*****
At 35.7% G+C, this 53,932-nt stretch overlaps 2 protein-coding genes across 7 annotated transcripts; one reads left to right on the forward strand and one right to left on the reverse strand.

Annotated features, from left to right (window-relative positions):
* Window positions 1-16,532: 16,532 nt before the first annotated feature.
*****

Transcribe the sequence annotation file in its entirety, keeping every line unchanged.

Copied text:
At 35.7% G+C, this 53,932-nt stretch overlaps 2 protein-coding genes across 7 annotated transcripts; one reads left to right on the forward strand and one right to left on the reverse strand.

Annotated features, from left to right (window-relative positions):
* Window positions 1-16,532: 16,532 nt before the first annotated feature.